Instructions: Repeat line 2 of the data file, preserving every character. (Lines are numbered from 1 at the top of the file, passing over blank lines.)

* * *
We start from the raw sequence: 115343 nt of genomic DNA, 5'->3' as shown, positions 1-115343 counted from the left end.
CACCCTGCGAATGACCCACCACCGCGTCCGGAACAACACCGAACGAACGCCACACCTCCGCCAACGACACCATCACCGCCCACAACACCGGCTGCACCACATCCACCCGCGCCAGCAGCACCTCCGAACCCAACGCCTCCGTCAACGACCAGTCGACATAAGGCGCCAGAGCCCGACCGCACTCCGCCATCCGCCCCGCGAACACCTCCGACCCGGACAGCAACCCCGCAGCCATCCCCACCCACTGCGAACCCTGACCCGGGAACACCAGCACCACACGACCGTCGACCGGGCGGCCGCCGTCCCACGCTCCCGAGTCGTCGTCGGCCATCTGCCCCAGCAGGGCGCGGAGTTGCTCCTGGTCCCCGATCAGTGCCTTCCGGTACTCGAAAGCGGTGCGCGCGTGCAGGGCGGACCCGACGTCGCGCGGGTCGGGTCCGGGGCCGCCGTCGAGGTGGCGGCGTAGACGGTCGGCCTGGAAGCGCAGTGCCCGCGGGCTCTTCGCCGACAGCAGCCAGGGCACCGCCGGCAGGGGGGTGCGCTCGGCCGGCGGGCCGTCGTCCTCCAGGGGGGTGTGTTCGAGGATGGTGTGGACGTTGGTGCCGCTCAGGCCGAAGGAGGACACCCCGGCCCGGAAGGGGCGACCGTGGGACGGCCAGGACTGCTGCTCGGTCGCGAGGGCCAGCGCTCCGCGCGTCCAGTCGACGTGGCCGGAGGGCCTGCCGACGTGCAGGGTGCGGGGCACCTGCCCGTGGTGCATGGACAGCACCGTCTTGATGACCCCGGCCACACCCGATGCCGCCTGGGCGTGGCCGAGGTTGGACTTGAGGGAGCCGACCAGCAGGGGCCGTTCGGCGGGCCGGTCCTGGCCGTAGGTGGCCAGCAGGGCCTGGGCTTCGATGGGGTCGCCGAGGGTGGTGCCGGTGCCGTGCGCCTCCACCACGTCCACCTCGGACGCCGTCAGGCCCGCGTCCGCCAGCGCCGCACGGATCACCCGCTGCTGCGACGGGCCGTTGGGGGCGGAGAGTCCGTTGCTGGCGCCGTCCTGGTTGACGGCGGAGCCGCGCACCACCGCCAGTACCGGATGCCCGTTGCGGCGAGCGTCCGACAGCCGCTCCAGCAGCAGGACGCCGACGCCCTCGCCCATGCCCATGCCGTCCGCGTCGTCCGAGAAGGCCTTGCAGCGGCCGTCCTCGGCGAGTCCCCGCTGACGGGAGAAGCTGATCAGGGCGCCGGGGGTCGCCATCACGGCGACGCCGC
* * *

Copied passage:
CACCCTGCGAATGACCCACCACCGCGTCCGGAACAACACCGAACGAACGCCACACCTCCGCCAACGACACCATCACCGCCCACAACACCGGCTGCACCACATCCACCCGCGCCAGCAGCACCTCCGAACCCAACGCCTCCGTCAACGACCAGTCGACATAAGGCGCCAGAGCCCGACCGCACTCCGCCATCCGCCCCGCGAACACCTCCGACCCGGACAGCAACCCCGCAGCCATCCCCACCCACTGCGAACCCTGACCCGGGAACACCAGCACCACACGACCGTCGACCGGGCGGCCGCCGTCCCACGCTCCCGAGTCGTCGTCGGCCATCTGCCCCAGCAGGGCGCGGAGTTGCTCCTGGTCCCCGATCAGTGCCTTCCGGTACTCGAAAGCGGTGCGCGCGTGCAGGGCGGACCCGACGTCGCGCGGGTCGGGTCCGGGGCCGCCGTCGAGGTGGCGGCGTAGACGGTCGGCCTGGAAGCGCAGTGCCCGCGGGCTCTTCGCCGACAGCAGCCAGGGCACCGCCGGCAGGGGGGTGCGCTCGGCCGGCGGGCCGTCGTCCTCCAGGGGGGTGTGTTCGAGGATGGTGTGGACGTTGGTGCCGCTCAGGCCGAAGGAGGACACCCCGGCCCGGAAGGGGCGACCGTGGGACGGCCAGGACTGCTGCTCGGTCGCGAGGGCCAGCGCTCCGCGCGTCCAGTCGACGTGGCCGGAGGGCCTGCCGACGTGCAGGGTGCGGGGCACCTGCCCGTGGTGCATGGACAGCACCGTCTTGATGACCCCGGCCACACCCGATGCCGCCTGGGCGTGGCCGAGGTTGGACTTGAGGGAGCCGACCAGCAGGGGCCGTTCGGCGGGCCGGTCCTGGCCGTAGGTGGCCAGCAGGGCCTGGGCTTCGATGGGGTCGCCGAGGGTGGTGCCGGTGCCGTGCGCCTCCACCACGTCCACCTCGGACGCCGTCAGGCCCGCGTCCGCCAGCGCCGCACGGATCACCCGCTGCTGCGACGGGCCGTTGGGGGCGGAGAGTCCGTTGCTGGCGCCGTCCTGGTTGACGGCGGAGCCGCGCACCACCGCCAGTACCGGATGCCCGTTGCGGCGAGCGTCCGACAGCCGCTCCAGCAGCAGGACGCCGACGCCCTCGCCCATGCCCATGCCGTCCGCGTCGTCCGAGAAGGCCTTGCAGCGGCCGTCCTCGGCGAGTCCCCGCTGACGGGAGAAGCTGATCAGGGCGCCGGGGGTCGCCATCACGGCGACGCCGC